The American Printing History Association Annual Meeting took place Saturday, January 28, via Zoom with 58 members in attendance. The meeting began with greetings and announcements by the president, followed by the reports of officers, elections of trustees, and the announcements of the Mark Samuels Lasner Fellowship winner and the APHA Awards recipients.
President Fernando Peña, announced that the 2023 annual conference “The Printed Weird: Book History from the Margins” will take place October 13–15 at the Harry Ransom Center, University of Texas at Austin. He noted that a major review of APHA’s by-laws is currently underway, and the Board has retained attorneys specializing in non-profit law for assistance. Anticipated changes will refine board and committee structures, more clearly spell out procedures for announcing and conducting meetings, and address other issues that have sometimes inhibited APHA’s smooth operations. He will institute the practice of making regular deposits of APHA records, both print and born-digital, to Columbia University’s Rare Books & Manuscripts Library. He will work with the Diversity Committee and APHA chapters to generate more diverse programming at the local level. He pledged that he and the Board will make every effort to present all future national programming—the annual meeting, the annual conference and the Lieberman Lecture—in virtual or hybrid format.
Harold Kyle, Vice President for Membership, reported that we have 517 active members now, 26 fewer active members than at our annual meeting a year ago. We will continue to try to rally our membership to renew and upgrade memberships. If you haven’t renewed your membership for the year, please do so now at join.printinghistory.org.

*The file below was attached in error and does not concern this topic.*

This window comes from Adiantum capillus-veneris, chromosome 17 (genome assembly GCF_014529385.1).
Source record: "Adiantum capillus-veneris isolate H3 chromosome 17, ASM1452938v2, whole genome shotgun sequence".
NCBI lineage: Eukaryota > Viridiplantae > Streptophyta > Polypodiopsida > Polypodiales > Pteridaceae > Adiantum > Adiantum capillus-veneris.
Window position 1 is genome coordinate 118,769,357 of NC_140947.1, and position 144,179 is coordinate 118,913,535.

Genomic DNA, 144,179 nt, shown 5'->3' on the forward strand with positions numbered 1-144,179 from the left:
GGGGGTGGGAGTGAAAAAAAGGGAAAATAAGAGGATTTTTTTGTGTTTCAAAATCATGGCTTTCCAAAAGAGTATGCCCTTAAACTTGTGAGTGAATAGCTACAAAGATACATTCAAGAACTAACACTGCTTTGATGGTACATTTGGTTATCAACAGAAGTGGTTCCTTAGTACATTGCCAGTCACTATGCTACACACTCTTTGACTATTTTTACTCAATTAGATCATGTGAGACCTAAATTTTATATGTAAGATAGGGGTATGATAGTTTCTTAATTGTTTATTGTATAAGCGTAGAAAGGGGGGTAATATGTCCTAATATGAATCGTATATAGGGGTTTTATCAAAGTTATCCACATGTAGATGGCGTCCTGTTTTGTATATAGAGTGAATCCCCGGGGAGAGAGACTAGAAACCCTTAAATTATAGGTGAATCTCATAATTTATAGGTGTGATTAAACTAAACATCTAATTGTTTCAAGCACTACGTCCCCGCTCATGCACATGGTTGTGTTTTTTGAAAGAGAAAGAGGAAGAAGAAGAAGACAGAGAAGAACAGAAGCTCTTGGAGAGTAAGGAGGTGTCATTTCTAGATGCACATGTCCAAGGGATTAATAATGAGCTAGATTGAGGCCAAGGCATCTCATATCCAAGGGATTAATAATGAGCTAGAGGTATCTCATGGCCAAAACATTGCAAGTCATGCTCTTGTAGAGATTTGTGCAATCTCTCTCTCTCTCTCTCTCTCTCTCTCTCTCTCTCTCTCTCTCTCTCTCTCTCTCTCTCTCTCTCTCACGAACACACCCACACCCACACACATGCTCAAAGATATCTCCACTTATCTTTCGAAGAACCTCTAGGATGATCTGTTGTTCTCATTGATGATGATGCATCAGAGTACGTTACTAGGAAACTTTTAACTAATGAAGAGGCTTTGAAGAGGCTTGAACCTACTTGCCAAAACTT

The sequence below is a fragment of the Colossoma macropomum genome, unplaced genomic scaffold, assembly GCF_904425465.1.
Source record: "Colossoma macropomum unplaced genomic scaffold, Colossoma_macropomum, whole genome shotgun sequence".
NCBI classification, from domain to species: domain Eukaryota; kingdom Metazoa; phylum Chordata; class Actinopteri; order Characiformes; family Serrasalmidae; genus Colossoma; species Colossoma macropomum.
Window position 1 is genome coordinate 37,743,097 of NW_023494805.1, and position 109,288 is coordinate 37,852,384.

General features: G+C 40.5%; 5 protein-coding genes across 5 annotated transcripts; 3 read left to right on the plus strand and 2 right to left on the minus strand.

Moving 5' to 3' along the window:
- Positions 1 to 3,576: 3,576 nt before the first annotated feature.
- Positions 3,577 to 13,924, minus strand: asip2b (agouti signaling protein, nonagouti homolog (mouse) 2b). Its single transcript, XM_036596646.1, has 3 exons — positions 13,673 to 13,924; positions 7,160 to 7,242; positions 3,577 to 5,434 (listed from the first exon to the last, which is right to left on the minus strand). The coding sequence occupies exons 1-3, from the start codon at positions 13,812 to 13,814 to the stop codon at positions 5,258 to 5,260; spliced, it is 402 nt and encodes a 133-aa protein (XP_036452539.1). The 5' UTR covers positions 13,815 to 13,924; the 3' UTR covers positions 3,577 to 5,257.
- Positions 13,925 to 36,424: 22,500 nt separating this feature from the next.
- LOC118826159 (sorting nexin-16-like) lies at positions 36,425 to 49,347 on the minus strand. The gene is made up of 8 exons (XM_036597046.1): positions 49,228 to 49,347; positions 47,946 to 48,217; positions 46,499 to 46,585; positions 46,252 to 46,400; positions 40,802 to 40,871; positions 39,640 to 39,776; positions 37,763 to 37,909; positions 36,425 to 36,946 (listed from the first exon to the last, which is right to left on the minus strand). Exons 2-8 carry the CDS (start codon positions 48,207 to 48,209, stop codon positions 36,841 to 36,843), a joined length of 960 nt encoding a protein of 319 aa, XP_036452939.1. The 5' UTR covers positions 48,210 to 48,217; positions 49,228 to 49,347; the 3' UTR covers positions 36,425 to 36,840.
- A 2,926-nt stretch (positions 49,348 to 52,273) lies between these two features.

Earlier this year, we conducted a survey to provide baseline demographic information on membership. This was announced by email in the Spring and only had 45 responses. That said, here is the feedback we received from this survey:
- From APHA’s activities, respondents valued most the Printing History journal, the annual conference, and Chapter events.
- The most common roles that respondents held were Printer/Printmaker (21%), Archivist/Librarian (15%), and Scholar (14%).
- 93% of the respondents identified as White.
- 17.5% of the respondents identified as LGBTQIAP+.
- We had no respondents under 30 years of age.
- None of the respondents reported that access to APHA was impeded by accessibility issues.
Here are updates from several Chapters of APHA:
- The New York City chapter is re-establish itself with the help of Joel Mason, Champe Smith, and Fernando Peña. They are planning events in the next few months, so stay tuned.
- New England had events with RISD, the Stages of Freedom Heritage Museum, a conversation with Frank Romano and Matthew Carter, and a talk by printer Lois Harada.
- Upstate New York had events featuring the Print Club of Rochester, Salt City Book Arts, bookbinder Leah Maklin, and a presentation by Robert Lee of the American Wood Type Museum. They also had a print exchange with a portfolio celebrating the Erie Canal.
- The Chesapeake Chapter was able to raise the funds and purchase a wooden common press to donate to the Library of Congress. Plans for moving the press and future programming are still underway. Last year, they had events with Seth Gottlieb, Stuart Bradley, the Conestoga Press, and the Lancaster Printers Fair.
- Ohio River Valley Chapter had several events with the Cincinnati Type & Print Museum including a visit from the Itinerant Printer.
- The Northern California Chapter had its Annual Valentine’s Day Broadside Printing with San Francisco Public Library, a type walk in Downtown Oakland with Paul Shaw, and its annual meeting and event at the Letterform Archive